I love interacting with people who are interested in my work — especially outside," says Ashland artist Pegi Smith.
Photographer Jerrold Hagstrom agrees, "For many of us, it's more about the conversation than the sales ... If people are interested and intrigued, that's what we're about."
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Smith and Hagstrom are two of 60 artists who will be exhibiting their work in Jacksonville Celebrates the Arts, Labor Day weekend, Sept. 4, 5 and 6. The 13th annual arts festival is a free, fresh-air opportunity for people and artists to come together directly. It's a chance to share illuminating conversations and to view a wealth of paintings, photographs, sculptures, crafts and ceramics set against a backdrop rich in history and architectural charm.
The festival's swirl of light, color and movement is reflected in Smith's luminous paintings of primitive birds, horses and humans awash in overlapping layers of translucent color that shimmer under glazes of gold and copper pigment.
A self-taught artist, Smith creates works that are distinctive, almost aboriginal, in style. Bypassing more traditional techniques, Smith relishes the immediacy of painting spontaneously, exploring what paint might do instead of what it's supposed to do.
For Hagstrom, the joy of the Jacksonville festival comes from shared conversations about familiar places. Hagstrom specializes in evocative photographs of Southern Oregon and his hometown of Jacksonville. He says there's a desire for affordable images of places with personal connections.
"People come into town, and they like to leave with something of the town," Hagstrom says.
Victorian Jacksonville is a rich resource for his art because of the many appealing architectural details he likes to feature — curving arches, ornate gingerbread and balcony railings that slice shadows and light.
Presented on the grounds of the historic Jacksonville Museum, the festival celebrates not only art, but music, food and the town, itself.
Originally an open-studio art walk, the event has evolved to highlight regional artists and support the community. Vendor fees go toward a fund to build a community center.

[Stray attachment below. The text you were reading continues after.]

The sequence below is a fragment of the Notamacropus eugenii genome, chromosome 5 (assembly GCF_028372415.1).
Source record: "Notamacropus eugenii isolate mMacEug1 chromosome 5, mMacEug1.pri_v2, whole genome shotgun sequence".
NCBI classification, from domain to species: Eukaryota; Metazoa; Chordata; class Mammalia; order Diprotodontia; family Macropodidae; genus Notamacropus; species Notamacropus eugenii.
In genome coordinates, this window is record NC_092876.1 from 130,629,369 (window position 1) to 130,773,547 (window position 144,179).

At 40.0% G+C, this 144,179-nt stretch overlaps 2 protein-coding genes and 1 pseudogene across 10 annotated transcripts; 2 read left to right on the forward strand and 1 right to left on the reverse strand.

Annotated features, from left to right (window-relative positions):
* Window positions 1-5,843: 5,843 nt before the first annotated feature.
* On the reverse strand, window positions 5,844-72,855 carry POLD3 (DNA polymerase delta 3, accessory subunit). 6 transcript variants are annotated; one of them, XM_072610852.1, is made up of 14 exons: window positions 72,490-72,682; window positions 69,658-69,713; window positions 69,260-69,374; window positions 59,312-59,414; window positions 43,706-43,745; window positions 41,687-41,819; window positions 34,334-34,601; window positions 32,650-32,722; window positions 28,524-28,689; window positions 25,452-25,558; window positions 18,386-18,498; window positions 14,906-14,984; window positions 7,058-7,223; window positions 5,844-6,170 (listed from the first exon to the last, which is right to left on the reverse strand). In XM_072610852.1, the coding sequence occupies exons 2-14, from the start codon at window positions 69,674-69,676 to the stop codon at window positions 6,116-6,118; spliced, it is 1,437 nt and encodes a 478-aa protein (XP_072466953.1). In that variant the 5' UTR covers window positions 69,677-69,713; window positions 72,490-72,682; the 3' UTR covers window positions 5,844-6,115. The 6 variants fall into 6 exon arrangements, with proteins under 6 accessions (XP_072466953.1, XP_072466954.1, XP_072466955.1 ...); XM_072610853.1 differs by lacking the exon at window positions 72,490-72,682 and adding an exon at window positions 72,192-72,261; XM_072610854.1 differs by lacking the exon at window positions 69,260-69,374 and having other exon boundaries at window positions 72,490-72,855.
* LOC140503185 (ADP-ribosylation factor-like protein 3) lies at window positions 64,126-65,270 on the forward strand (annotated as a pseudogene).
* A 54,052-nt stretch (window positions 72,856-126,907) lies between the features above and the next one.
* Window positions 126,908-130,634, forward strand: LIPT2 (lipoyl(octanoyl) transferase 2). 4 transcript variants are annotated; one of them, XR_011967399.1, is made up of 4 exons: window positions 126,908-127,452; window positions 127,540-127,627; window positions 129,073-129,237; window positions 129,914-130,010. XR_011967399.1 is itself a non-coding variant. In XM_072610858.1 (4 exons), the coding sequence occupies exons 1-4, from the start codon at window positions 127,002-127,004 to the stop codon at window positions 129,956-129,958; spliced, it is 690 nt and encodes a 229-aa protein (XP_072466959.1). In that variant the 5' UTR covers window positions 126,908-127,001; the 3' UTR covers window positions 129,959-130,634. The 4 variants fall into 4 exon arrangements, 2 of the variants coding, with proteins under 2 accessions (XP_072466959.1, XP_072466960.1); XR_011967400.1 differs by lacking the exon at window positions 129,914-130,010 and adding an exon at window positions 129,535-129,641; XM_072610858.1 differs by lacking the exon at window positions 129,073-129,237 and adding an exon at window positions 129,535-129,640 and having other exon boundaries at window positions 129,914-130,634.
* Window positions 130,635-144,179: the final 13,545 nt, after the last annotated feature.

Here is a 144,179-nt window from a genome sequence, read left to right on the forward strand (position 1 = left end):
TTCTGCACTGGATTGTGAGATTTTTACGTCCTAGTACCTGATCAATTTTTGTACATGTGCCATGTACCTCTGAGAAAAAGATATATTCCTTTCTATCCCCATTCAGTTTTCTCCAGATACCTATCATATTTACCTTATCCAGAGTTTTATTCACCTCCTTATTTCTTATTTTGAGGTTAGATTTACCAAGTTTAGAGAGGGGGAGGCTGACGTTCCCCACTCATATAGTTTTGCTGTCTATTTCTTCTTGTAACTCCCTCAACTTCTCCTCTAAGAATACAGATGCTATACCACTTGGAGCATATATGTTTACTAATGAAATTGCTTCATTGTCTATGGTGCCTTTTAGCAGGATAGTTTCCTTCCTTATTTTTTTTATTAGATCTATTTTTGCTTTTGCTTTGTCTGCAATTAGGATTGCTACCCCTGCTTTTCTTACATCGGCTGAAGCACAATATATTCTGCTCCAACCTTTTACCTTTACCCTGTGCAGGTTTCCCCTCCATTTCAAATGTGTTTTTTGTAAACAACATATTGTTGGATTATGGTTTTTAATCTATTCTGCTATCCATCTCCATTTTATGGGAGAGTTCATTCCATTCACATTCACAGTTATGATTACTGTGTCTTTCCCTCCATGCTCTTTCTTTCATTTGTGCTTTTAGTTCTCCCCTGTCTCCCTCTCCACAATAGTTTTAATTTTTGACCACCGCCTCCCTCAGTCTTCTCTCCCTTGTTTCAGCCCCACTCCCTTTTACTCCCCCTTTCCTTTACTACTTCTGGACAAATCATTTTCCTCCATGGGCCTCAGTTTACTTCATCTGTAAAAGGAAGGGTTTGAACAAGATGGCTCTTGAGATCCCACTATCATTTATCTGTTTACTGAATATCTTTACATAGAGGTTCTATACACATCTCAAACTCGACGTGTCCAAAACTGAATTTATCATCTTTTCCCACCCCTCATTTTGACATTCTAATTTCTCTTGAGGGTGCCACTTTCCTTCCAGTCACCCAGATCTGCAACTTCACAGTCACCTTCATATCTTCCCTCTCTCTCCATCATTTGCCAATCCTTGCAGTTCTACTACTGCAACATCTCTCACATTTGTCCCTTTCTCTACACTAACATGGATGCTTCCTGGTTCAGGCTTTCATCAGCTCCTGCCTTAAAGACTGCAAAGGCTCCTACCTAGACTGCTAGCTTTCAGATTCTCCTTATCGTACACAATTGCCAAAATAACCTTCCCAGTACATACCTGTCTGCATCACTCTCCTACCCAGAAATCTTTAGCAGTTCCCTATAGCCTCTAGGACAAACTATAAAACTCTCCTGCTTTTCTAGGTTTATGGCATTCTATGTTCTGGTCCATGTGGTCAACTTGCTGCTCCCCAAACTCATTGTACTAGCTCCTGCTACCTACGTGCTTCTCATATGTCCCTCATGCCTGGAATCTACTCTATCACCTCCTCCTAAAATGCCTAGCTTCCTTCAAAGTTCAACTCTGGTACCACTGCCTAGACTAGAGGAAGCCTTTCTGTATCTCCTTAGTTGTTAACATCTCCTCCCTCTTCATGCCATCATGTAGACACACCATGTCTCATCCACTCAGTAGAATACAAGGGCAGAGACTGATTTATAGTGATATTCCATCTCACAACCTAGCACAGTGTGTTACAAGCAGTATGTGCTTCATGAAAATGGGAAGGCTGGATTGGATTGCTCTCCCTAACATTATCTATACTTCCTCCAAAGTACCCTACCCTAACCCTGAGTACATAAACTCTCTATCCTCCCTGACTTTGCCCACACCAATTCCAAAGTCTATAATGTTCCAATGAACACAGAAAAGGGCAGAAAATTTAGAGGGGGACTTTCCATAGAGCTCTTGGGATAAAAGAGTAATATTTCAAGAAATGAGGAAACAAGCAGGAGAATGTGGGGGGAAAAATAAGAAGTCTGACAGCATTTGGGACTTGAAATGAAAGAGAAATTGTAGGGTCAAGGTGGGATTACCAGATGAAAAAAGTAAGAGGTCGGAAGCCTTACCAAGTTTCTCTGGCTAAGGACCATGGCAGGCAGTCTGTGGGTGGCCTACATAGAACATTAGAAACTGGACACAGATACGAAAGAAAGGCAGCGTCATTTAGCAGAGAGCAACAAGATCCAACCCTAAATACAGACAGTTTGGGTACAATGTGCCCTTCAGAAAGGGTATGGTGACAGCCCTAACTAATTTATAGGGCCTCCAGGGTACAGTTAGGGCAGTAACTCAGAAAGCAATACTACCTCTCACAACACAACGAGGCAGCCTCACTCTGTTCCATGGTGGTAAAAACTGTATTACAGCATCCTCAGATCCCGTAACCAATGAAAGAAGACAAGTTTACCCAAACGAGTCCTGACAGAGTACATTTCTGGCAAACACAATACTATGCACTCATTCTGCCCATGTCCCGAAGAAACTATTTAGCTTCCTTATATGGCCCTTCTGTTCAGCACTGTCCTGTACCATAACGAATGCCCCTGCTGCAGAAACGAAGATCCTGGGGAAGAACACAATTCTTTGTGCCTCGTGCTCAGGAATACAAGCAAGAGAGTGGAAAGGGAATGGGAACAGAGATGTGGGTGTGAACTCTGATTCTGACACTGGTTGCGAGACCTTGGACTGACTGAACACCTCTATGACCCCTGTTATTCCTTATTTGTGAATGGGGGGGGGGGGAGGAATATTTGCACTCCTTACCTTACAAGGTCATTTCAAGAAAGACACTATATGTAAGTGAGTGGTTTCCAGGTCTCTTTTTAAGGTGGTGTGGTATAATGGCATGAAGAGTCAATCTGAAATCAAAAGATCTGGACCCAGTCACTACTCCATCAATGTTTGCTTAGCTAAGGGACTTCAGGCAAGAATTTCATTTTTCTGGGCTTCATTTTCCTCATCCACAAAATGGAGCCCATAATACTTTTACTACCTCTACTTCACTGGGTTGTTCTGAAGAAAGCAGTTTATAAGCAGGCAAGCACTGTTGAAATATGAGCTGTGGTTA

New this year is "Hear Our Children," a booth where children can decorate their own ceramic wind chimes.
Artists will be available for demonstrations and discussions of their techniques. The reward for months alone in a studio are conversations, well-earned appreciation and that awed, "wow" response.
The "wows" are sometimes delayed when people walk by a booth called "Eye Candy." It often takes a second look to realize that the intricate brooches are actually antique jewelry reassembled on vintage eyeglass lenses. The reaction is consistently wistful — memories of mothers and grandmothers and nostalgia for a more stylish era.
That's just the effect artist Mary McCaffety wants to create. Raised by her grandmother, she describes her work as "bits and pieces from my childhood that I don't want to let go.
"There's so much character in old, vintage pieces; it's a shame we don't have that style today," she says. "I want to bring some of that back."
Besides nostalgic brooches, McCaffety transforms 1920s mannequin heads into painted "glamour girls" and redecorates vintage "flapper" hats with feathers and finery from the '20s and '30s. "I can't make them fast enough," says the artist. "People can't get enough hats."
Snazzy hats, evocative photos, primal paintings — whatever you acquire — you will have a story to go with it: color-drenched memories of a vibrant day.
As Smith notes, "It's a festive feeling. All the other artists and the crowds, everybody's vibe is there. It's exciting."